Introduction

Automated browser testing is essential for asserting the quality of the code you deliver when developing web applications. Some defects only become visible at the point when you tie everything together in your application. You want to catch these defects as early as possible to minimize the cost of fixing them. There are a lot of great tools out there to help you with this and I would like to highlight a tool named Playwright.

Microsoft released Playwright on 31 January 2020 and has an active community that keeps adding features. In this blog post, I will explain what Playwright is and how it can help you to improve the quality of your web application when you target various devices.
Playwright is a Node library that enables cross-browser web automation. You can also hook up existing test runners and target emulated devices.

You can find the complete repository on Github.

Prerequisites

In the next sections, I will explain how you can set up Playwright for an existing Angular application. Nevertheless, you can apply this to any front-end framework/library. In fact, there is zero Angular code in this blog post.

The basic requirements are:

  1. You have a web application that you can run locally in your browser window.
  2. You are using one of the supported test runners (Jest, Jasmine, AVA, or Mocha)

A default Angular project

When you create an angular project with the CLI, it creates an e2e folder with a protractor configuration by default. We will reuse this configuration to add Playwright.

Project e2e folder structure

Installation

Let’s start by installing playwright:

npm i --save-dev playwright

Now we create a new spec file, say “app-playwright.e2e-spec.ts”:

Playwright spec file


In the protractor.conf.js file we change specs to only include the Playwright file:

Next, let’s run Chrome in headless mode since Playwright runs its own instance of Chrome:

Your first test

We can write a first test in the app-playwright.e2e-spec.ts as follows:

The browser platform can be specified by importing chromium, Firefox, and/or Webkit. With the launch command, the browser will launch by default in headless mode.
We need a page object to start navigation and load the DOM. In the first test, Jasmine checks and asserts the page title.
A second example to check a DOM element can be specified as follows:

With the $eval function you can use a query selector syntax. Here it will search for the first occurrence of the <app-root> element, a descendant with the “content” class and finally a descendant with a <span> element. This corresponds to the following visual representation of the element:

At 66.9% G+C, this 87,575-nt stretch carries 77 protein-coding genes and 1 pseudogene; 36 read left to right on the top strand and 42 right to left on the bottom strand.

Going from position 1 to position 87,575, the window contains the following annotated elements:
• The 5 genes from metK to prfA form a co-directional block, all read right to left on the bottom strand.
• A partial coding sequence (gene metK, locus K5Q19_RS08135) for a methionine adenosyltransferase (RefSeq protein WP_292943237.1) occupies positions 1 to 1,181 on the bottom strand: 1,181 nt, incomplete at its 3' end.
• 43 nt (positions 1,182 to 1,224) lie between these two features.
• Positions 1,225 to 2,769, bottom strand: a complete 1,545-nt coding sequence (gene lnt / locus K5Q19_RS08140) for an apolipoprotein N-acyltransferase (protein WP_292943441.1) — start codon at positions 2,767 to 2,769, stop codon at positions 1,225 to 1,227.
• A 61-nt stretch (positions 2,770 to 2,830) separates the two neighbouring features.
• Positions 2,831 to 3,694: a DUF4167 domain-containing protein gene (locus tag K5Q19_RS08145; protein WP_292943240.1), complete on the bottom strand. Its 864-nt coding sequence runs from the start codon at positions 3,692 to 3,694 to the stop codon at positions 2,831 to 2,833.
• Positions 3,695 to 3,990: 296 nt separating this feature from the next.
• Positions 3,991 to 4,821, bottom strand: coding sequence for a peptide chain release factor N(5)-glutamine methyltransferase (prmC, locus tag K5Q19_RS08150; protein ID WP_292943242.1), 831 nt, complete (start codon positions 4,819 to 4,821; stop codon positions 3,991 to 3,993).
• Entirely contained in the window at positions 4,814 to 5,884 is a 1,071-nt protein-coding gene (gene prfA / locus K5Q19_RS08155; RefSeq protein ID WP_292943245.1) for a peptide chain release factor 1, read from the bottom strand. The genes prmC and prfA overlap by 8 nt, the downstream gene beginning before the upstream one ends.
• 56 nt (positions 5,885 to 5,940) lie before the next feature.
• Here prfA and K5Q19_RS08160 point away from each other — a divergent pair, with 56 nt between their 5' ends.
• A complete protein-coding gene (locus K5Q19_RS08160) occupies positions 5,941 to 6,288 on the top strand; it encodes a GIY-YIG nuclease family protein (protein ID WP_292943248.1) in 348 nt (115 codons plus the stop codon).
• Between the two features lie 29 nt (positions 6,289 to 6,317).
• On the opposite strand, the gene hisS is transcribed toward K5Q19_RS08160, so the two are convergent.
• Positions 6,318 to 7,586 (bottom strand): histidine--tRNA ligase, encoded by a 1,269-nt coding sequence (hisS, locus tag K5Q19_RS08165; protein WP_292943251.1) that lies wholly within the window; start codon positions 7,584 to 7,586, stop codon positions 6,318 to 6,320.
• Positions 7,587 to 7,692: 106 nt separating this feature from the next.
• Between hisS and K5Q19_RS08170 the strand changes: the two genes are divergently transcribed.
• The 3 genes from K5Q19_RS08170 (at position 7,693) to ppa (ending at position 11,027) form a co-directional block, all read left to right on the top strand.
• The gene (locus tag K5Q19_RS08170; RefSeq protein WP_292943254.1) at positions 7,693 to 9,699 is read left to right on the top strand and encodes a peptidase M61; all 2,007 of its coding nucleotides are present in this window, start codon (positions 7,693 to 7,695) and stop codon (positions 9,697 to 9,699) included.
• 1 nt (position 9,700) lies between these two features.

HTML component to check

We use the span element’s inner text to match it to the expected value. After the tests finish we clean up the browser object.
We run the test with the command “ng e2e” and the result will be the following:

Result of ng e2e command

The tests run too fast for the eye to follow. You can slow this down by the slowMo option:

Device emulation

With Playwright you can easily emulate a large variety of devices. Suppose you want to check how responsive your web application is. You can do this by targeting different viewport sizes. In Playwright you can specify this by the name of the device. You can find the full list of supported devices on https://github.com/Microsoft/playwright/blob/master/src/deviceDescriptors.ts.

A default Angular application is responsive, but as your application grows and becomes more complex, so does your UI. Suppose we would have the following HTML in the app.component.html file:

And add the following test:

On a desktop resolution, you can see the OK link clearly:

Link is visible on desktop resolution

On the Galaxy S5 for example, you cannot see the link, because it is outside the viewport boundaries:

Link not visible on Galaxy S5 resolution

To write a test for the Galaxy S5, we need to change the “beforeAll” function code to the following:

When we run “ng e2e”, the test will fail:

Test fails on Galaxy S5 resolution

If found, people often find these kinds of failures late in the process. For example, when testers do exploratory testing on physical devices or even later when end-users use the application on the production environment.

Conclusion

Playwright is a powerful tool to write tests and assert the quality of your web application. Although the people behind Playwright formulate it as a library that enables cross-browser web automation, you can also use it to write UI, end-to-end, and component tests. In this way, you can write tests that catch defects early in the development process and that will decrease the cost to fix them.

For me, the features that stand out are:

  1. The ease of setting Playwright up.
  2. Ease of creating cross-browser and cross-device testing.
  3. Performance of cross-browser and cross-device tests. I have copied my first three tests 14 times to see that it took less than 7 seconds to run 42 tests. A more extensive performance set up would be required to study this further, but I find this outcome very promising.

In this blog post, I only scratched the surface of the many things you can do with Playwright. Check out https://playwright.dev for more.

Your opinion

Thank you so much for reading my blog post. If you believe something is unclear or incorrect, please let me know. I am always open to feedback and eager to improve by learning from you.

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